Michael Floyd and Justin Blackmon have been the talk of the draft when it comes to wide receivers. But with neither of those players emerging as an elite prospect, patience will be key for wide receiver needy teams. The 2012 NFL Draft class is deep at wide receiver, presenting quality options in rounds two and three.
With so many wideouts in this draft, which ones stand out enough to earn a spot on this year's All-Underrated Team? Check it out after the jump, and as always, be sure to let me know who your favorite wide receiver sleeper prospect is.
Marvin Jones, California
Marvin Jones may not hear his name called until the second or third night of the 2012 NFL Draft, but he has a real shot to be the most productive wide receiver in this class. He has size, athleticism and the route running to make an immediate transition to the NFL. Jones works hard and makes difficult plays on the ball with regularity due to his tremendous body control. He will likely be drafted in the third round at the latest.
A.J. Jenkins, Illinois
People are starting to catch on to A.J. Jenkins, but it's still fair to call him one of the sleepers of this draft class. A fluid route runner, Jenkins displays incredible hands and ability to make plays in traffic. His speed and strength are weapons of his, and he is versatile enough to play in the slot and on the boundary. Jenkins has a real chance of becoming a No. 2 receiver early in his NFL career and for the small price of a day two pick.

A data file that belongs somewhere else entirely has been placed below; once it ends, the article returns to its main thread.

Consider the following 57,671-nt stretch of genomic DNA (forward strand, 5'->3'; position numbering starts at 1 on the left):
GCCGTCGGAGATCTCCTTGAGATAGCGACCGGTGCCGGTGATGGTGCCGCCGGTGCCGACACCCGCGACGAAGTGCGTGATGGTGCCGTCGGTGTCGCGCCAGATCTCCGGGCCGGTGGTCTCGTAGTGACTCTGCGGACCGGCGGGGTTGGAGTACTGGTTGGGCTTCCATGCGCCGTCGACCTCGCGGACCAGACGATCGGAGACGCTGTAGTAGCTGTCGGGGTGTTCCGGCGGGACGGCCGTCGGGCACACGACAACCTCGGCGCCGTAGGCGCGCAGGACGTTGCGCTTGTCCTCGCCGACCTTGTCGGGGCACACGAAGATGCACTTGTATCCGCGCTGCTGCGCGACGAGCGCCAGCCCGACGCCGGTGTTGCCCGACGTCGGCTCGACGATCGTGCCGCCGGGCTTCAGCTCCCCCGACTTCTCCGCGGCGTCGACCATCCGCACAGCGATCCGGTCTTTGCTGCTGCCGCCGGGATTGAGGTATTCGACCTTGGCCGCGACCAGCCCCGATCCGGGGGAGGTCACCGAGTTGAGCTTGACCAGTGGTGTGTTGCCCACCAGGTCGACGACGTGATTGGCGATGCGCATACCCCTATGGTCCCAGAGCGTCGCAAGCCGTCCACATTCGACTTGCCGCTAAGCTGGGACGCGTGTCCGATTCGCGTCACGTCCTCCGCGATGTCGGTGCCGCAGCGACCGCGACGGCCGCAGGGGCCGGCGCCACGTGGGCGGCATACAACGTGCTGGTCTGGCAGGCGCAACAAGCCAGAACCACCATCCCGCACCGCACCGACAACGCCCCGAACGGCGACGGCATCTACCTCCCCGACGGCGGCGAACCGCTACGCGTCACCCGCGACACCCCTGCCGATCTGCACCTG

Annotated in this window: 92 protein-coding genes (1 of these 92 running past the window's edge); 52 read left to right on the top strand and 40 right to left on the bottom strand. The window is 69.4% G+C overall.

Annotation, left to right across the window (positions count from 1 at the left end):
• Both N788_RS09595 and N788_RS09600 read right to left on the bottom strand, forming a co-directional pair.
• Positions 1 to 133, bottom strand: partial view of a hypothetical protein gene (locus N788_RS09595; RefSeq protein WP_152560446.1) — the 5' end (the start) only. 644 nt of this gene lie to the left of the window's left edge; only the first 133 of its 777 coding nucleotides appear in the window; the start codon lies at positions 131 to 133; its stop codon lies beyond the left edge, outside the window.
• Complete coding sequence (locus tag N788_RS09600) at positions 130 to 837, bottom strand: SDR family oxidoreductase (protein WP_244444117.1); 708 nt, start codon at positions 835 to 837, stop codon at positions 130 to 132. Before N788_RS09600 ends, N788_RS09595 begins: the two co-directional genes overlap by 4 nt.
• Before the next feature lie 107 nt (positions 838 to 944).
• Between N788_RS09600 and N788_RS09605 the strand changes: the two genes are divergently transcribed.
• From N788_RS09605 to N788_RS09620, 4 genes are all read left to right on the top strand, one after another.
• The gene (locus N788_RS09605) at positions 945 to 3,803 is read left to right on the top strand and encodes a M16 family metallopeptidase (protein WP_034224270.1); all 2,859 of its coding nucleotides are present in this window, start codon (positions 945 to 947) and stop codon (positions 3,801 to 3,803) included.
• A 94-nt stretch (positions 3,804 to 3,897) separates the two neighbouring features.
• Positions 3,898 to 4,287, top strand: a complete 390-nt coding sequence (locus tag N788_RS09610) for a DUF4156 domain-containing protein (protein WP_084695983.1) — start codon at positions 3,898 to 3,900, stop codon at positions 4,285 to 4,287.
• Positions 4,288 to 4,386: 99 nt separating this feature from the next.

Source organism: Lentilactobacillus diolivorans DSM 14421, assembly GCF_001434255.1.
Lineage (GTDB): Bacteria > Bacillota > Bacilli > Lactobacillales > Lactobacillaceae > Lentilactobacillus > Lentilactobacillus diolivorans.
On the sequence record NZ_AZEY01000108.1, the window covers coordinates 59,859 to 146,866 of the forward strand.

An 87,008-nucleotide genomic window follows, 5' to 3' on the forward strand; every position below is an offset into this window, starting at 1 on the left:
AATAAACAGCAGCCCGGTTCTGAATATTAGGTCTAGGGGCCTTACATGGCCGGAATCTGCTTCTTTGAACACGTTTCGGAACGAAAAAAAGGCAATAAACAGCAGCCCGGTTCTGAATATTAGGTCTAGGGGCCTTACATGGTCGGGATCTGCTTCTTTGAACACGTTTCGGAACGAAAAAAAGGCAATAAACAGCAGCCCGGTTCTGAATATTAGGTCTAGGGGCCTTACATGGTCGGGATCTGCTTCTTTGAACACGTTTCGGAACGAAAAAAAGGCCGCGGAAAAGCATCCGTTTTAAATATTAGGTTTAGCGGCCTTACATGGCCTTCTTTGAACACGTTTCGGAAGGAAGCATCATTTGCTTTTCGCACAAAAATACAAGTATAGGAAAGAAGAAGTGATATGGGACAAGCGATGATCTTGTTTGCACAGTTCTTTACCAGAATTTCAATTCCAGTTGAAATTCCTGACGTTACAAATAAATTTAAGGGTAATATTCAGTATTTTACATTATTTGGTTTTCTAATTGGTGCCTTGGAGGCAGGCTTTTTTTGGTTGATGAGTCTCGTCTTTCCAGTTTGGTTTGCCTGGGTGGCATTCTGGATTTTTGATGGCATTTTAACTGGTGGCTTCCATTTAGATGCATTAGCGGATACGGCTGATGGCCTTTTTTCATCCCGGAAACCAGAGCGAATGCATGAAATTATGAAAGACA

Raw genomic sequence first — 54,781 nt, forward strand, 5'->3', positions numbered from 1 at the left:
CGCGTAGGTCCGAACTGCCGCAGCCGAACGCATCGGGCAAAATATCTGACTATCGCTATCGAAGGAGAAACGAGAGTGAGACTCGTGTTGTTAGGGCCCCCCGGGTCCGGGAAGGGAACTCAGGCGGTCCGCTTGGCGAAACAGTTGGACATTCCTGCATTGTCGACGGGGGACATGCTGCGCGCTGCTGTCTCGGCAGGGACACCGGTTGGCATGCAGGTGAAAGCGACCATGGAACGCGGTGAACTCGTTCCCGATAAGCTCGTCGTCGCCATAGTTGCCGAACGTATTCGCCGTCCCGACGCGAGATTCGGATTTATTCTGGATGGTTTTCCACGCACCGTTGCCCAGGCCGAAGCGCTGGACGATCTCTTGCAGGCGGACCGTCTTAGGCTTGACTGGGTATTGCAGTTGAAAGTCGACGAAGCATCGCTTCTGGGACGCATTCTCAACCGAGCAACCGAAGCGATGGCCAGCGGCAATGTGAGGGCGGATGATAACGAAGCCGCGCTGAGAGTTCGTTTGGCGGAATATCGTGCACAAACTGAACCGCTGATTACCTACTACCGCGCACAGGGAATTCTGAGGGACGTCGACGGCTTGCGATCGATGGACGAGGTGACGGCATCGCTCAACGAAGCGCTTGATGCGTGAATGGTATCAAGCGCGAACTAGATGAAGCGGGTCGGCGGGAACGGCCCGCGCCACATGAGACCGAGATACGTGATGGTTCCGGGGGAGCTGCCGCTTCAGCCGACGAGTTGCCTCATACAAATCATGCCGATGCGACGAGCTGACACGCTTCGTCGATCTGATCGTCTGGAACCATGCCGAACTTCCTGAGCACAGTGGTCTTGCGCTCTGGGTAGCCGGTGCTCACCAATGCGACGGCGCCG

Chris Givens, Wake Forest
It's easy for a player to get lost in the football wasteland that is Wake Forest. But don't overlook Chris Givens. While he is slightly undersized, Givens is an explosive player with an ability to separate from the secondary. He occasionally struggled making adjustments and catches on poorly thrown balls, but with the quarterback play at Wake Forest, it's tough to blame him. Givens will make for a nice value in the second or third round.
Slot Receivers: For good measure, I'll throw in a few slot receivers who could out-perform their draft position.
Dwayne Frampton, Arkansas State
You find football players where you find football players, and despite his small-school status, Dwayne Frampton is a hell of a football player. Frampton suffered an MCL tear late in the season for Arkansas State but managed to perform at ASU's pro day. Frampton is a well grounded kid with solid hands and the quickness to work the slot in the NFL.
Devon Wylie, Fresno State
Few players in the draft are as quick as Devon Wylie. He accelerates very quickly in and out of his cuts, making him a terrific route runner. Add to that his reliable hands, and with some NFL strength training, Wylie could become a dangerous slot receiver.